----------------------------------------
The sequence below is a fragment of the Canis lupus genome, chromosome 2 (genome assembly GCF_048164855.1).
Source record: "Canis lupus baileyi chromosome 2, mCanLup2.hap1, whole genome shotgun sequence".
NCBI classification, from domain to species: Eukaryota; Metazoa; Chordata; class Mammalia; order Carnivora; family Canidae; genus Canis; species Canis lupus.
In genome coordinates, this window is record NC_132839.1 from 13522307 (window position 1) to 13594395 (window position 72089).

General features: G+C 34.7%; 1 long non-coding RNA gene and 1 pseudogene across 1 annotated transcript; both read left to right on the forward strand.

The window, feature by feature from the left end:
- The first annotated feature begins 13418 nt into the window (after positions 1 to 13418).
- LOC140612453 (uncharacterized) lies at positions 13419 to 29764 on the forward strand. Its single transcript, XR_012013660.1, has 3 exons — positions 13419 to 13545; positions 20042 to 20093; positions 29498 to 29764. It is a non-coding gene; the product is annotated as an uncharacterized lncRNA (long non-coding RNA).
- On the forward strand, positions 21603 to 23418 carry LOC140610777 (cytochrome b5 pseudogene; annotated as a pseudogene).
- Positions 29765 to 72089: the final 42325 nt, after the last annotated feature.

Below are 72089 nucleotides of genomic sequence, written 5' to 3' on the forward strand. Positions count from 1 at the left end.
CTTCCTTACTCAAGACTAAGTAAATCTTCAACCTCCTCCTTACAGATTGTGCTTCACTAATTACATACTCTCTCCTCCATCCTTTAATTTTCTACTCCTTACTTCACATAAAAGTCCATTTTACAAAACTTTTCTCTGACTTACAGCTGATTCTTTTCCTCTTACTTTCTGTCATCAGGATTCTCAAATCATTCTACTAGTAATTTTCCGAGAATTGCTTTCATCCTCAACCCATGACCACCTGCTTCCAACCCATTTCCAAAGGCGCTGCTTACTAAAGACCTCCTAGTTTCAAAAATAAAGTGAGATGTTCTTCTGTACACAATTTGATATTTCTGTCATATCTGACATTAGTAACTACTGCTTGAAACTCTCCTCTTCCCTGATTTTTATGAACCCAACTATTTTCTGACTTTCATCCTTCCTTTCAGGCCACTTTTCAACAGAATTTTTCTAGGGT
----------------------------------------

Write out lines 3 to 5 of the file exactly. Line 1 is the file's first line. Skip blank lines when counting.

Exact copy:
NCBI classification, from domain to species: Eukaryota; Metazoa; Chordata; class Mammalia; order Carnivora; family Canidae; genus Canis; species Canis lupus.
In genome coordinates, this window is record NC_132839.1 from 13522307 (window position 1) to 13594395 (window position 72089).

General features: G+C 34.7%; 1 long non-coding RNA gene and 1 pseudogene across 1 annotated transcript; both read left to right on the forward strand.